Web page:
But the same China does not apply these points when India protests over what it is doing in Bhutan. All told, Chinese incursions /advances/infrastructure developments in Bhutan, particularly in the Chumbi valley, affect the security concerns of India in a substantial manner. India’s narrow Siliguri corridor lies immediately South of Chumbi valley. This explains why in June 2017 when Chinese started making the roads in Bhutan’s Doklam area for strengthening its military infrastructures bordering India, New Delhi was forced to checkmate the construction by mobilizing its troops. Though nearly after three months of stalemate, both the countries decided to withdraw their troops, the Chinese have been reportedly making some regular efforts to extend the road; but the situation has been kept under control.
China claims over many areas (a total of 764 kilometers) of Bhutan as its own territory. Incidentally, the two do not even have diplomatic relations.
India has been asked by China as to what rights it has to question Beijing’s activities in Bhutan, “a universally recognised sovereign country”. However, China knows the answer to this question very well, given its own stance in the Korean peninsula under similar circumstances.
Is South Korea not a sovereign country for China? After all, what the United States is doing in South Korea is a third country for China. As pointed out, THAAD in South Korea does not pose a direct threat to China; it is an anti-ballistic missile system designed to destroy intermediate-range ballistic missiles originating from North Korea, not China. But then, the reality is that China considers stability in the Korean peninsula to be extremely important for its own security and any imbalance there (in favour of the US-South Korea alliance) will change the regional dynamics. And here, there are some merits to China’s apprehensions, provided it recognizes India’s similar concerns on the stability in Bhutan.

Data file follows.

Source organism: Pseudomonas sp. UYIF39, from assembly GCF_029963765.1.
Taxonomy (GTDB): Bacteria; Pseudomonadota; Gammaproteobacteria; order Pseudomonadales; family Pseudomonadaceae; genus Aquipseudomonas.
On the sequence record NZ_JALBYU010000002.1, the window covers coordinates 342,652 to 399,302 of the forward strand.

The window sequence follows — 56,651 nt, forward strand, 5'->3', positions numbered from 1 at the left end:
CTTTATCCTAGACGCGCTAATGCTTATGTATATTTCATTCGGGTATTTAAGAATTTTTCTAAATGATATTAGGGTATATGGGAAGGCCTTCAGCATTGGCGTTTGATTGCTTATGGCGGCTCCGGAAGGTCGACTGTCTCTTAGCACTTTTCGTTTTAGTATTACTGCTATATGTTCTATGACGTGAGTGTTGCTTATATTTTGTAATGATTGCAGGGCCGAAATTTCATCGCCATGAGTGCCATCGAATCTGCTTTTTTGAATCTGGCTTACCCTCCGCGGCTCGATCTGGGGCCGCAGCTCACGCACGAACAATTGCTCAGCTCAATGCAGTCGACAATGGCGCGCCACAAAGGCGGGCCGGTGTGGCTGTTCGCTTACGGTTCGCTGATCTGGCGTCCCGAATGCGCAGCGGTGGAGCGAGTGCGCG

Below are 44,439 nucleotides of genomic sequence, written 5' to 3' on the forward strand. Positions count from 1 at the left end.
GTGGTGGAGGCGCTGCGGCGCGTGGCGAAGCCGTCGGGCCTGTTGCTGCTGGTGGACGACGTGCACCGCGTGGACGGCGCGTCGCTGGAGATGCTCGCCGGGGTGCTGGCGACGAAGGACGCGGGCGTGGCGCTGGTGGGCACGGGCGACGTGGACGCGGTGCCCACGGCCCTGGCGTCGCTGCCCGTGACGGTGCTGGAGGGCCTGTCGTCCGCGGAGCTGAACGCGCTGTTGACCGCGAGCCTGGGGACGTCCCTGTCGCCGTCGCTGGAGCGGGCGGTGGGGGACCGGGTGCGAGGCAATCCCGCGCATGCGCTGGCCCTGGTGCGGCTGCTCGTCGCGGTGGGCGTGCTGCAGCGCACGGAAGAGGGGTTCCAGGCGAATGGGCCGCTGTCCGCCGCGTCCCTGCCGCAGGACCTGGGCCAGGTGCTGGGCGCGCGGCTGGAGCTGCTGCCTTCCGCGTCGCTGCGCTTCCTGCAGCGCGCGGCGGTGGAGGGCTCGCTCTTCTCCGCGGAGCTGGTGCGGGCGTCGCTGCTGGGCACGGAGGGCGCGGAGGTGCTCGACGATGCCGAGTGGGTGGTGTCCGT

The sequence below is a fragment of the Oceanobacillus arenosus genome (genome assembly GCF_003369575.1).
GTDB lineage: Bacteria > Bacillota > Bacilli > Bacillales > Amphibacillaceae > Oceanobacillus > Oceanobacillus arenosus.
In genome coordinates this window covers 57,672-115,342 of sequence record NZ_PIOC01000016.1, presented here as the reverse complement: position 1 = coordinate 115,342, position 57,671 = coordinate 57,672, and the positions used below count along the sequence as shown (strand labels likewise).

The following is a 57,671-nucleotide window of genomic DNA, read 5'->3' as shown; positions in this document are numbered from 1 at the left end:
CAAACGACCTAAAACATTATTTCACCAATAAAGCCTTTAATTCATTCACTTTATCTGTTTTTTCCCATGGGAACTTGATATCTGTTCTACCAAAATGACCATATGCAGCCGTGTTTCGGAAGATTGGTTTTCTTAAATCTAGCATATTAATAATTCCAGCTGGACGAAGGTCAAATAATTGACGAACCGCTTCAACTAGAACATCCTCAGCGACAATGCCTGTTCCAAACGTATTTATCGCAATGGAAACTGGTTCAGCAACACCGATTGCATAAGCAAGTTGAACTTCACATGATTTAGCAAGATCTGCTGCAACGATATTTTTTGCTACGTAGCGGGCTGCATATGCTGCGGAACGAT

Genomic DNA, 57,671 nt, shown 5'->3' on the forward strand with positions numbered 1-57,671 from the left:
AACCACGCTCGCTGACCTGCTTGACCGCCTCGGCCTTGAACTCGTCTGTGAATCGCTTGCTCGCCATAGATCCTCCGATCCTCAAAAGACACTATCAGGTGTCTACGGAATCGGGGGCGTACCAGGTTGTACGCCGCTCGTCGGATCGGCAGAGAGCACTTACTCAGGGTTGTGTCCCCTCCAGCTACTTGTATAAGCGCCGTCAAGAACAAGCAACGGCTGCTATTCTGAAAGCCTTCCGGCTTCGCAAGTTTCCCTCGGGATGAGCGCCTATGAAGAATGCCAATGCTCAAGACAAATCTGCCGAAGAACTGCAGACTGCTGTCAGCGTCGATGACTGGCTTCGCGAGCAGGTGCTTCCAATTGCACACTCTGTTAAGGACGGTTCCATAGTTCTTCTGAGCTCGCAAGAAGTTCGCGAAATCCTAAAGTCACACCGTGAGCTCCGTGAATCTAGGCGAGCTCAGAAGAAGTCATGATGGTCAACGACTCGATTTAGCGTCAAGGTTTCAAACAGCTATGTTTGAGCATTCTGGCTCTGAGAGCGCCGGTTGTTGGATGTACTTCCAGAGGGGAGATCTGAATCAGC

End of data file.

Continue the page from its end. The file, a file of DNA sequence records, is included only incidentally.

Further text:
After all, Chumbi Valley is only 500 kilometres from the Siliguri corridor – the chicken neck which connects India to North East India and Nepal to Bhutan. It has enormous strategic importance for India in the sense that dominance here by China will adversely affect the stability in the Siliguri corridor, vital not only for the linkage between Indian mainland and the north-eastern Indian states but also to ensure security for Kolkata and the north Bihar plains.
And this is all the more important after China opened a railway network in August 2014 connecting Lhasa with Shigatse, a small town near the Indian border in Sikkim. China now wants to extend this line up to Yadong, situated at the mouth of the Chumbi valley. And once this is done, potential threats to the Siliguri corridor from China will take a menacing proportion.
It is obvious, therefore, for India to be concerned about Chinese incursions into the Bhutanese territory the same way China is worried over the deployment of THAAD in South Korea. Even otherwise, India-Bhutan relations are guided by the Treaty of Friendship and Cooperation, signed in 1949 and renewed in 2007. Bhutan and India are supposed to consult each other closely on foreign affairs and defence matters.
The Indian Army has always been present in Bhutan and is posted on many China-Bhutan border posts. The Indian Army maintains a training mission in Bhutan, known as the Indian Military Training Team (IMTRAT), not to speak of the exemplary work done in that country by the Border Roads Organisation, a subdivision of the Indian Army Corps of Engineers.
Besides, the Royal Bhutan Army relies on the Eastern Command of the Indian Air Force for air support during emergencies. Above all, in 1958, the then Prime Minister Jawaharlal Nehru had declared in the Indian Parliament that any aggression against Bhutan would be seen as aggression against India.
Therefore, Bhutan is just not an ordinary country for India. It is as important to India as North Korea is to China.
(This piece was first published in EuroAsian Times)